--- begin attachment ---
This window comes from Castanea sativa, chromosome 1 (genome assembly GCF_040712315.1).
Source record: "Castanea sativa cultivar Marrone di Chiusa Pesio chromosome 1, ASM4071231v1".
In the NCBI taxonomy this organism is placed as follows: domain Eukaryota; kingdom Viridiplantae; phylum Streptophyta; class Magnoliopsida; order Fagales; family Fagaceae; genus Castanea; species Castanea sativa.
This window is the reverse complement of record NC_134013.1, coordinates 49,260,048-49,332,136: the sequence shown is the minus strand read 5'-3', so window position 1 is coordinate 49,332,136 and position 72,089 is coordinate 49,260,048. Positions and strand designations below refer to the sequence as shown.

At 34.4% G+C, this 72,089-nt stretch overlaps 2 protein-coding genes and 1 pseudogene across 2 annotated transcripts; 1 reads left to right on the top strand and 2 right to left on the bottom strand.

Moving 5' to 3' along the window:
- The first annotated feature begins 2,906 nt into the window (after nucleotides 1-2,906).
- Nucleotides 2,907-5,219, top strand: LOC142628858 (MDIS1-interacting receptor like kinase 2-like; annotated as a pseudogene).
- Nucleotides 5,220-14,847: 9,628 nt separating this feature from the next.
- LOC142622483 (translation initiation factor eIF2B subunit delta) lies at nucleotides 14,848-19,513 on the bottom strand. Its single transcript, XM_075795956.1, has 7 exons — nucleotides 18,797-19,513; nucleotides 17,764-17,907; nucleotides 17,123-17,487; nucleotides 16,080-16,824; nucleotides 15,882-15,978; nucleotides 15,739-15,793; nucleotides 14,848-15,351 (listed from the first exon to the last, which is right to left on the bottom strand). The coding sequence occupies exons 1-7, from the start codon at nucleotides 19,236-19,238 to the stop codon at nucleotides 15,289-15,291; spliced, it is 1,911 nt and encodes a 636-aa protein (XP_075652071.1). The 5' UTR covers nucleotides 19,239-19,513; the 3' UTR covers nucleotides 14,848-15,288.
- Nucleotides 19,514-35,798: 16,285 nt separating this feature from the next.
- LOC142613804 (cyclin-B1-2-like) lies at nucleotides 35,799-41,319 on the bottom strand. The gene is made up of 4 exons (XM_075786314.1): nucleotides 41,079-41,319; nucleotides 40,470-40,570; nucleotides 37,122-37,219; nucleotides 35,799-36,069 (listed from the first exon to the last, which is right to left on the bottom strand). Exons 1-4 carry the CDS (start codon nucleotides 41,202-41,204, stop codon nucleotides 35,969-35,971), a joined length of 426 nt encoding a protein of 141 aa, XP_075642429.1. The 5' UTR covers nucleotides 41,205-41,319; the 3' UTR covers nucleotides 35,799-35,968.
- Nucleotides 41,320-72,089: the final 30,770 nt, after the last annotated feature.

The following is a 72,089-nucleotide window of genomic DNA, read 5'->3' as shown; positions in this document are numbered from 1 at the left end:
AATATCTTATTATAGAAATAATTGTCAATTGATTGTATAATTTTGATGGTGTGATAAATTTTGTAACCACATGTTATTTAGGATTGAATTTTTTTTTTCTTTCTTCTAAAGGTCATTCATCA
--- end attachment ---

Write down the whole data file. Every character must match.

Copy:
This window comes from Castanea sativa, chromosome 1 (genome assembly GCF_040712315.1).
Source record: "Castanea sativa cultivar Marrone di Chiusa Pesio chromosome 1, ASM4071231v1".
In the NCBI taxonomy this organism is placed as follows: domain Eukaryota; kingdom Viridiplantae; phylum Streptophyta; class Magnoliopsida; order Fagales; family Fagaceae; genus Castanea; species Castanea sativa.
This window is the reverse complement of record NC_134013.1, coordinates 49,260,048-49,332,136: the sequence shown is the minus strand read 5'-3', so window position 1 is coordinate 49,332,136 and position 72,089 is coordinate 49,260,048. Positions and strand designations below refer to the sequence as shown.

At 34.4% G+C, this 72,089-nt stretch overlaps 2 protein-coding genes and 1 pseudogene across 2 annotated transcripts; 1 reads left to right on the top strand and 2 right to left on the bottom strand.

Moving 5' to 3' along the window:
- The first annotated feature begins 2,906 nt into the window (after nucleotides 1-2,906).
- Nucleotides 2,907-5,219, top strand: LOC142628858 (MDIS1-interacting receptor like kinase 2-like; annotated as a pseudogene).
- Nucleotides 5,220-14,847: 9,628 nt separating this feature from the next.
- LOC142622483 (translation initiation factor eIF2B subunit delta) lies at nucleotides 14,848-19,513 on the bottom strand. Its single transcript, XM_075795956.1, has 7 exons — nucleotides 18,797-19,513; nucleotides 17,764-17,907; nucleotides 17,123-17,487; nucleotides 16,080-16,824; nucleotides 15,882-15,978; nucleotides 15,739-15,793; nucleotides 14,848-15,351 (listed from the first exon to the last, which is right to left on the bottom strand). The coding sequence occupies exons 1-7, from the start codon at nucleotides 19,236-19,238 to the stop codon at nucleotides 15,289-15,291; spliced, it is 1,911 nt and encodes a 636-aa protein (XP_075652071.1). The 5' UTR covers nucleotides 19,239-19,513; the 3' UTR covers nucleotides 14,848-15,288.
- Nucleotides 19,514-35,798: 16,285 nt separating this feature from the next.
- LOC142613804 (cyclin-B1-2-like) lies at nucleotides 35,799-41,319 on the bottom strand. The gene is made up of 4 exons (XM_075786314.1): nucleotides 41,079-41,319; nucleotides 40,470-40,570; nucleotides 37,122-37,219; nucleotides 35,799-36,069 (listed from the first exon to the last, which is right to left on the bottom strand). Exons 1-4 carry the CDS (start codon nucleotides 41,202-41,204, stop codon nucleotides 35,969-35,971), a joined length of 426 nt encoding a protein of 141 aa, XP_075642429.1. The 5' UTR covers nucleotides 41,205-41,319; the 3' UTR covers nucleotides 35,799-35,968.
- Nucleotides 41,320-72,089: the final 30,770 nt, after the last annotated feature.

The following is a 72,089-nucleotide window of genomic DNA, read 5'->3' as shown; positions in this document are numbered from 1 at the left end:
AATATCTTATTATAGAAATAATTGTCAATTGATTGTATAATTTTGATGGTGTGATAAATTTTGTAACCACATGTTATTTAGGATTGAATTTTTTTTTTCTTTCTTCTAAAGGTCATTCATCA